Sauber unveil new F1 car with a Mexican look

Sauber presented their 2011 Formula One car with a welcome display of new Mexican sponsors where last year there was only a gleaming expanse of white.

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VALENCIA // Sauber presented their 2011 Formula One car today with a welcome display of new Mexican sponsors where last year there was only a gleaming expanse of white.

The arrival of Mexican rookie Sergio Perez, as teammate to Japanese driver Kamui Kobayashi, has been accompanied by five backers including the country's telecommunications giant Telmex and Tequila brand Jose Cuervo.

Exactly a year ago in Valencia, the Swiss-based team rolled out their first car since the split from BMW with barely a sponsor in sight.

BMW had pulled out of the sport abruptly at the end of 2009, and a planned takeover by Qadbak Investment had come to nothing, leaving Peter Sauber, the team principal, racing to save the team he founded in 1993.

As Perez and Kobayashi pulled a tarpaulin off the Ferrari-powered C30 in front of reporters and photographers on a chilly Valencia pit straight, there was still a fair expanse of white on the car.

However, there was enough new colour to breed a fresh optimism.

"We have managed to secure our business foundation for the 2011 season. In these economically straitened times that is something we can be proud of too," said Peter Sauber. "Two years with a white car, that's not possible."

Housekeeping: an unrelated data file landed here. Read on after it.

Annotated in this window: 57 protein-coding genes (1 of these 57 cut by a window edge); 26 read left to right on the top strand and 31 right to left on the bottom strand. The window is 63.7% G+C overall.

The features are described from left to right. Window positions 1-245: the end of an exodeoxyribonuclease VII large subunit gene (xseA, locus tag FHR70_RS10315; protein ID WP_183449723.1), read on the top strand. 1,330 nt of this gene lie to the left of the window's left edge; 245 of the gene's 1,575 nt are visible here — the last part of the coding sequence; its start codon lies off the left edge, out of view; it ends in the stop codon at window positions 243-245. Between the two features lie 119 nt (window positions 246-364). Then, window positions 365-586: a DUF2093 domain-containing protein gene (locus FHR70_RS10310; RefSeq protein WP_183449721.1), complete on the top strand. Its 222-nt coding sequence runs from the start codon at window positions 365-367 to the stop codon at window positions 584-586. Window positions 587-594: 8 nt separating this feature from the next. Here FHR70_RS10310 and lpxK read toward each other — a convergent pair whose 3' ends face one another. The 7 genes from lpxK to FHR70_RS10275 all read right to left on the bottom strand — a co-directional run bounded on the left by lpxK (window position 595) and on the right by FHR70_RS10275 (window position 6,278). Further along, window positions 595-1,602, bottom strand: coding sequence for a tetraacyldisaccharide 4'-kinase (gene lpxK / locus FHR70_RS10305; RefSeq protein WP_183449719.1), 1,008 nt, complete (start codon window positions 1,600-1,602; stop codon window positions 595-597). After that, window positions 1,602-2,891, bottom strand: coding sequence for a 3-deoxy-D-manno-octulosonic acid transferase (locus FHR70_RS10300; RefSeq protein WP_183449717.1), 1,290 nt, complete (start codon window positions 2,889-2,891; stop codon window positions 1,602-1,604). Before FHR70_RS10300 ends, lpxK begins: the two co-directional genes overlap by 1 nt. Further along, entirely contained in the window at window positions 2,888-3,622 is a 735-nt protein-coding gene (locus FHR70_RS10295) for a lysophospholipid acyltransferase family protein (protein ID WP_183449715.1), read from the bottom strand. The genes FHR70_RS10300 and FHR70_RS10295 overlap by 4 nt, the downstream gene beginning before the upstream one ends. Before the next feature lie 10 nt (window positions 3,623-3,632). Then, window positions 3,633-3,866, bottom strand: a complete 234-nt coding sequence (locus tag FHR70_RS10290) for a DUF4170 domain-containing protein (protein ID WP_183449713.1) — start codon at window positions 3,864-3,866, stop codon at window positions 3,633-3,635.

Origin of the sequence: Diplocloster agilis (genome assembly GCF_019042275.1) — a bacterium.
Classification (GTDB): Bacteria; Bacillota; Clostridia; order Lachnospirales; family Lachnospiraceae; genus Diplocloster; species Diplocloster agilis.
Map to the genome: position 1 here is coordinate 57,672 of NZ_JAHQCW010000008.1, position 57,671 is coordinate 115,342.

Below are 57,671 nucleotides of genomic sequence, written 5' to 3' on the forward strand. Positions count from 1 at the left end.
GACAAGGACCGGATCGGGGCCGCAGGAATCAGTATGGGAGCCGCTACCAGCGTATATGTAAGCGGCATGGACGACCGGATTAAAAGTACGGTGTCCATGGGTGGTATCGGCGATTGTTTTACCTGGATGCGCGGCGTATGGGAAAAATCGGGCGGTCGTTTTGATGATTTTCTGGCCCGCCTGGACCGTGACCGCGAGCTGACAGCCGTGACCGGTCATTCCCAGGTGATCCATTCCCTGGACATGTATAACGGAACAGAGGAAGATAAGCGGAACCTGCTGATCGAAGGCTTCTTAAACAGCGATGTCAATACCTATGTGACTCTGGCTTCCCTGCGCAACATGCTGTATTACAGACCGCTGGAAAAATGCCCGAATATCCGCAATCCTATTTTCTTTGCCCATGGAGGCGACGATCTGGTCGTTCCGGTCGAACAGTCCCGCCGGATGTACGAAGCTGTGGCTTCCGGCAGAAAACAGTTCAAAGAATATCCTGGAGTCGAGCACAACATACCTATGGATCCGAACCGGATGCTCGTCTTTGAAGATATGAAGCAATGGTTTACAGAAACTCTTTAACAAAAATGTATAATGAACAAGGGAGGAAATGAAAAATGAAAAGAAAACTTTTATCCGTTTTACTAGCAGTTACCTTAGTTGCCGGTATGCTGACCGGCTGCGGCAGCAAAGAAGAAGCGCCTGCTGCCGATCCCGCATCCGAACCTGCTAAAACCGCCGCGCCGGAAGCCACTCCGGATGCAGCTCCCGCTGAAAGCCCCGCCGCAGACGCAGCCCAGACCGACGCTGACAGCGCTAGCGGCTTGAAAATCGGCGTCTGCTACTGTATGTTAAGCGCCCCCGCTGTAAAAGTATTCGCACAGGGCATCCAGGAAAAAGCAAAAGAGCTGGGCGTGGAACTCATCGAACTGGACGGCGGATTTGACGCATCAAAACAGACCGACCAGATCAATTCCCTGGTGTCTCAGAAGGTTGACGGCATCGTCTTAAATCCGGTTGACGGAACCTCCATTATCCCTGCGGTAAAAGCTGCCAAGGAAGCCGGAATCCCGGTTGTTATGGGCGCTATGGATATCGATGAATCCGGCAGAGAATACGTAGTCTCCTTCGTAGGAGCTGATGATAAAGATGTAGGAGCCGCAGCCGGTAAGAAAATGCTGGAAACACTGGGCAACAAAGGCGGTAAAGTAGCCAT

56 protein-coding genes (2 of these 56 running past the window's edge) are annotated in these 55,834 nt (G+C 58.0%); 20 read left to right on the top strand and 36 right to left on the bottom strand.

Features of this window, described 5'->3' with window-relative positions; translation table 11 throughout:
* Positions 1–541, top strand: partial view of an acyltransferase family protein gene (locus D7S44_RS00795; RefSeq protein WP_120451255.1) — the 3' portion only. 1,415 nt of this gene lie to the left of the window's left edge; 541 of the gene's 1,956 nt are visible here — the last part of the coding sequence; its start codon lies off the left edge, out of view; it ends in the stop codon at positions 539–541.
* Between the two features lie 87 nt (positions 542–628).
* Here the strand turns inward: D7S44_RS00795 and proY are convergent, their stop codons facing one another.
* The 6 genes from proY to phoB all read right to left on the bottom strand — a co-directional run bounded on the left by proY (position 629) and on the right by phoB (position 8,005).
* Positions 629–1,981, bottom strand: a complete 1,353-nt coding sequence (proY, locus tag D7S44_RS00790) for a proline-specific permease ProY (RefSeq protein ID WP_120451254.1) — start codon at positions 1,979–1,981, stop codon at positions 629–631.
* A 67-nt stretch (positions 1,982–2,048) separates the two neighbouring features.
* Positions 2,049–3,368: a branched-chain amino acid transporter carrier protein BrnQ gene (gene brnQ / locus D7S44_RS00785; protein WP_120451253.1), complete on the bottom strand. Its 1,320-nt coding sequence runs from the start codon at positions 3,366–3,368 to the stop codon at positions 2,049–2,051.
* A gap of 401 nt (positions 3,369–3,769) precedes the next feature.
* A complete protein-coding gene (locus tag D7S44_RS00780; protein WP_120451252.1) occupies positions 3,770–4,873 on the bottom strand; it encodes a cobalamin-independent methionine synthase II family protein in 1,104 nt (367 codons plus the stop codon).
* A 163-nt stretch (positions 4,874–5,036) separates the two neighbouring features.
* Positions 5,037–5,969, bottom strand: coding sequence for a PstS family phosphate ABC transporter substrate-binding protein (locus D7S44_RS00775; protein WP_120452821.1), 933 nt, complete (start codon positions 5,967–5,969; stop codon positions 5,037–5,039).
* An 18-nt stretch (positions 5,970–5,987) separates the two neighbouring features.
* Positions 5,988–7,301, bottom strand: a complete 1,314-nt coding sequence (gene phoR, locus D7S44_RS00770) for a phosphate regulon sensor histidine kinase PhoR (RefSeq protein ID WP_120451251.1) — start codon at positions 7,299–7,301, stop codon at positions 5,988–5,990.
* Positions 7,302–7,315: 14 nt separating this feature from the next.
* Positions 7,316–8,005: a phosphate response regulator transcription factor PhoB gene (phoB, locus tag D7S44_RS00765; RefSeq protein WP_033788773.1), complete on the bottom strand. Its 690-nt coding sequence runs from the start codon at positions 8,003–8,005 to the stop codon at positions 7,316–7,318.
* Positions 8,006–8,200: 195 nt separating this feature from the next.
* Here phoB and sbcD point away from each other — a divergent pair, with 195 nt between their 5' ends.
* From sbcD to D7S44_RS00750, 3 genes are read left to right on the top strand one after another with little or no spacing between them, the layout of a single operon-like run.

The Swiss added that the budget was similar to last year's, when the team was largely funded by money from the departed BMW.

The branding on the car also included a prominent display on the side for the "Sauber Club One" - an umbrella for those corporate entities who want to enjoy the access given to F1 sponsors without the public exposure.

Monisha Kaltenborn, the Sauber managing director, said the club idea had attracted a portfolio of strong Swiss companies who wanted to remain anonymous and the aim was to expand it internationally.

"We launched that in the middle of last year because we could sense when we spoke to different companies that they had issues, maybe environmental, which we couldn't really cover with Formula One," she explained. "We are convinced that in due time it is going to play a very important role."

There was only one Japanese sponsor on the car, reflecting that country's distancing from Formula One since the pullout of Honda, Toyota and Bridgestone, despite Kobayashi's popularity as a showman of the track.

"It is maybe due to the situation we have but it's not only with Japanese sponsors," said Sauber. "Generally it's difficult to get new sponsors. It's like [that for] all the other teams."

The team finished eighth overall last year, paying the price for poor reliability.

James Key, the team's technical director, said they had made progress on that front.

"In order to take a step forward in 2011, we were already systematically tackling the C29's weaknesses over the last season," he said. "The insights we gleaned were taken into account when the concept for the new C30 was being drawn up."